Report - - Ravenscraig Asylum Mortuary, Scotland. April 2016. | Asylums and Hospitals | 28DaysLater.co.uk

Report - Ravenscraig Asylum Mortuary, Scotland. April 2016.


28DL Full Member
28DL Full Member
A wee bit of history shamelessly stolen from another website;

'This poorhouse, which also contained asylum accommodation for the mentally ill, was built to replace an earlier poorhouse in Greenock which had been condemned in the early 1870s. Originally built with 3 wings, the one to the West was demolished in the mid 20th century. The remaining wing to the East was originally the asylum with the wing to the North housing offices. The asylum housed 150 patients, and there were 450 paupers in the poorhouse. Each of the units had separate dining halls in the centre of the complex. All were under the supervision of a governor and resident doctor. To the West was the infirmary and it provided accommodation for 100 patients. Larger poorhouses, such as this one, often had adjoining infirmaries to house the sick. Further to the West, and detached from the infirmary, was a contagious ward which was demolished in the mid 20th century. A number of service buildings for the poorhouse are incorporated into the original plan and are situated in the courtyard and to the South. The cost of the building was £80,000 and this expense was criticised by some contemporaries who referred to it as "The Palace of the Kip Valley". During WW1 a section of the building was used for military casualties. After 1930 it became a Poor Law Hospital. In 1939 the Admiralty took over the premises and in 1941, it became the UK headquarters of the Canadian Navy and known as HMCS Niobe. With the advent of the National Health Service in 1948 the building became known as Ravenscraig Hospital and latterly provided care for the elderly and mentally ill. The building is currently predominantly Health Service office accommodation (2008). The former infirmary wing is currently disused. Although some parishes in Scotland had poorhouses before 1845, it was after the Poor Law (Scotland) Act of that year, that most of the poorhouses were built. A requirement of the 1845 law was that inmates should be segregated into male and female and this segregation continued into differentiating between the deserving and non-deserving poor. In 1847, a model plan for poorhouses was published by the Board of Supervision. This encouraged an H-plan layout, which many of the poorhouses followed. By the 1870s, larger poorhouses, such as this one had separate areas for a poorhouse, an asylum and an infirmary. The plan for these larger institutions was necessarily more complex, although the same basic arrangement existed and the Greenock poorhouse shares a similar plan form to the Govan poorhouse in Glasgow of 1867 (now the Southern General Hospital), the Craiglockhart Poorhouse in Edinburgh, 1867 (now converted to flats) and Woodend Hospital in Aberdeen, 1907-8 (see separate listings). Many of the other poorhouses built on this scale have been demolished'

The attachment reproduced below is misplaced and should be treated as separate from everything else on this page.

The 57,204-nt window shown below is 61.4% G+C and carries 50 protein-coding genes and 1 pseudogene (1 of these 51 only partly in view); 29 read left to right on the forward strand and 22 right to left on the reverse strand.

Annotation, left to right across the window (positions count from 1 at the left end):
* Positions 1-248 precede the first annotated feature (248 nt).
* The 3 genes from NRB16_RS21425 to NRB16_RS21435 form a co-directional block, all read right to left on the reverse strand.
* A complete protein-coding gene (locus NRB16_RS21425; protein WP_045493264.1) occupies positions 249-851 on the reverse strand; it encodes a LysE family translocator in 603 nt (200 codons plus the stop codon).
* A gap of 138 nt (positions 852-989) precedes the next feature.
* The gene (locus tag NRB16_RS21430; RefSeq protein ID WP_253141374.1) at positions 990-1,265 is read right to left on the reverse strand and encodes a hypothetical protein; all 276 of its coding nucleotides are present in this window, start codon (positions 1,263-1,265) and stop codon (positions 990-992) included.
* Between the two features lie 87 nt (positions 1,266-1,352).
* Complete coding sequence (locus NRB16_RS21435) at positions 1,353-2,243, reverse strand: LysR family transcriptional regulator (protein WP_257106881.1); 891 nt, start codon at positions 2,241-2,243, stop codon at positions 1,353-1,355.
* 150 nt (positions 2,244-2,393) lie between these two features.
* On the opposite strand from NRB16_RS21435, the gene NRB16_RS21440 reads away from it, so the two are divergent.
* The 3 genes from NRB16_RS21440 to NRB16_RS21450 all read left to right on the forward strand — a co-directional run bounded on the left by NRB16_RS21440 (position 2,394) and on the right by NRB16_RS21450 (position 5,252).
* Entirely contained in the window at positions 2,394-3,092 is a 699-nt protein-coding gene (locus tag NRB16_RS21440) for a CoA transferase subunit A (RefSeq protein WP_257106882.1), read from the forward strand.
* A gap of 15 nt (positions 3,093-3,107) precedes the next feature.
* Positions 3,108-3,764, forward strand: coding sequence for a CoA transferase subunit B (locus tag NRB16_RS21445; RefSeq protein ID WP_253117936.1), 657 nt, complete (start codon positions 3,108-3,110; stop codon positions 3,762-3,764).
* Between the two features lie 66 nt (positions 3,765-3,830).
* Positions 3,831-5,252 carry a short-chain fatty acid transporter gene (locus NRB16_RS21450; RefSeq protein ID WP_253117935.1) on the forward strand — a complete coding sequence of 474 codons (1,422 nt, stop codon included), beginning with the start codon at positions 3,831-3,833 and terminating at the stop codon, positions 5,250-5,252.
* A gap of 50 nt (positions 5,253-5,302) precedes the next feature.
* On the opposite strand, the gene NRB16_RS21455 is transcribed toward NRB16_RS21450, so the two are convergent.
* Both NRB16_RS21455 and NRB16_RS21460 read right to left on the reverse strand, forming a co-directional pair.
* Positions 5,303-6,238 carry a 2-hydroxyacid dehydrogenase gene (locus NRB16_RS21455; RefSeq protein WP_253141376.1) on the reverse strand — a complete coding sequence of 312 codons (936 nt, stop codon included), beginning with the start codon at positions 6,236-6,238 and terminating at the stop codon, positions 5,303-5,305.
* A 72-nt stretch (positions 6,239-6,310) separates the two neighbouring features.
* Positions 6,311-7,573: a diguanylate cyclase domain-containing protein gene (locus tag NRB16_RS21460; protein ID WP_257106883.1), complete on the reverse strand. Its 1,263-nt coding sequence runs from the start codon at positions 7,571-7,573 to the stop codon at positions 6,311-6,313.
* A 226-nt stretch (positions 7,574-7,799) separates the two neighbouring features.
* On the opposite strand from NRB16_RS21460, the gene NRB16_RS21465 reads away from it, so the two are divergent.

The Explore;

Visited in April of this year with a non member. We've had our eye on this building for some time now as we were convinced it was a mortuary even though another Scottish buildings website had it listed as a public toilet!
I apologise for the lack of images but it is a tiny building and pretty much all that's left in it is the fridge and the tables.






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28DL Full Member
28DL Full Member
The mortuary was located behind main building on its own next to garage and workshop there was no slab only a small room used as chapel of rest it had three fridges comprising of 4shelves in each I worked here as a porter for2 years

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